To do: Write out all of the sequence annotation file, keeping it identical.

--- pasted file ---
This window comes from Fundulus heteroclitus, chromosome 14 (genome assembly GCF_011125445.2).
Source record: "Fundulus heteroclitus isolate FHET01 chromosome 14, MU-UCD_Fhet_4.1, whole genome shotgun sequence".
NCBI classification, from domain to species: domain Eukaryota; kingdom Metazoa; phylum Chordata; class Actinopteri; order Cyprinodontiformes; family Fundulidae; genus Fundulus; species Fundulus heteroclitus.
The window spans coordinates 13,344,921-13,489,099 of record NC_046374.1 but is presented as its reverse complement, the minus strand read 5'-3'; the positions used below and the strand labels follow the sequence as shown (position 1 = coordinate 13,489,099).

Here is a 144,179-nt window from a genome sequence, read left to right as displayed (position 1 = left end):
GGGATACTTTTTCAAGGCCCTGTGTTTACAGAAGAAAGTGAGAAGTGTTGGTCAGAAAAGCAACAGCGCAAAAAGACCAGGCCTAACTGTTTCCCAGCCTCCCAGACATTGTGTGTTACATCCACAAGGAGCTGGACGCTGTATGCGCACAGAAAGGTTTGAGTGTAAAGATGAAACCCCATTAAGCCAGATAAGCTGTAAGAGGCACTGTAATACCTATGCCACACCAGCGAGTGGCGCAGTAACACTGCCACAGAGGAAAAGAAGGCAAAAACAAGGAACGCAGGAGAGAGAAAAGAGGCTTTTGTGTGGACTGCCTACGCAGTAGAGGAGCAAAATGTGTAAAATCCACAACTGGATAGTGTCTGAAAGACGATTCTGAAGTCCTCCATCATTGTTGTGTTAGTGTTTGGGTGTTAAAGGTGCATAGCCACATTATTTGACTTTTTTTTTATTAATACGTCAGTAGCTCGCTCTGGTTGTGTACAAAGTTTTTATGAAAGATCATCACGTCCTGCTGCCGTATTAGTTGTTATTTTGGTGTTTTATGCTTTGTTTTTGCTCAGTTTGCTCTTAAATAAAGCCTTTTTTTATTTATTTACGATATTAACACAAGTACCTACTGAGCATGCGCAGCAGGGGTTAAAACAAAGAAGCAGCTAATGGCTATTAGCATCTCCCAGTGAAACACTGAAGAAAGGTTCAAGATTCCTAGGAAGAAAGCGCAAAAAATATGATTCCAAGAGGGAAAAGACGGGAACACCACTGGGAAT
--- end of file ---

This window comes from Fundulus heteroclitus, chromosome 14 (genome assembly GCF_011125445.2).
Source record: "Fundulus heteroclitus isolate FHET01 chromosome 14, MU-UCD_Fhet_4.1, whole genome shotgun sequence".
NCBI classification, from domain to species: domain Eukaryota; kingdom Metazoa; phylum Chordata; class Actinopteri; order Cyprinodontiformes; family Fundulidae; genus Fundulus; species Fundulus heteroclitus.
The window spans coordinates 13,344,921-13,489,099 of record NC_046374.1 but is presented as its reverse complement, the minus strand read 5'-3'; the positions used below and the strand labels follow the sequence as shown (position 1 = coordinate 13,489,099).

Here is a 144,179-nt window from a genome sequence, read left to right as displayed (position 1 = left end):
GGGATACTTTTTCAAGGCCCTGTGTTTACAGAAGAAAGTGAGAAGTGTTGGTCAGAAAAGCAACAGCGCAAAAAGACCAGGCCTAACTGTTTCCCAGCCTCCCAGACATTGTGTGTTACATCCACAAGGAGCTGGACGCTGTATGCGCACAGAAAGGTTTGAGTGTAAAGATGAAACCCCATTAAGCCAGATAAGCTGTAAGAGGCACTGTAATACCTATGCCACACCAGCGAGTGGCGCAGTAACACTGCCACAGAGGAAAAGAAGGCAAAAACAAGGAACGCAGGAGAGAGAAAAGAGGCTTTTGTGTGGACTGCCTACGCAGTAGAGGAGCAAAATGTGTAAAATCCACAACTGGATAGTGTCTGAAAGACGATTCTGAAGTCCTCCATCATTGTTGTGTTAGTGTTTGGGTGTTAAAGGTGCATAGCCACATTATTTGACTTTTTTTTTATTAATACGTCAGTAGCTCGCTCTGGTTGTGTACAAAGTTTTTATGAAAGATCATCACGTCCTGCTGCCGTATTAGTTGTTATTTTGGTGTTTTATGCTTTGTTTTTGCTCAGTTTGCTCTTAAATAAAGCCTTTTTTTATTTATTTACGATATTAACACAAGTACCTACTGAGCATGCGCAGCAGGGGTTAAAACAAAGAAGCAGCTAATGGCTATTAGCATCTCCCAGTGAAACACTGAAGAAAGGTTCAAGATTCCTAGGAAGAAAGCGCAAAAAATATGATTCCAAGAGGGAAAAGACGGGAACACCACTGGGAAT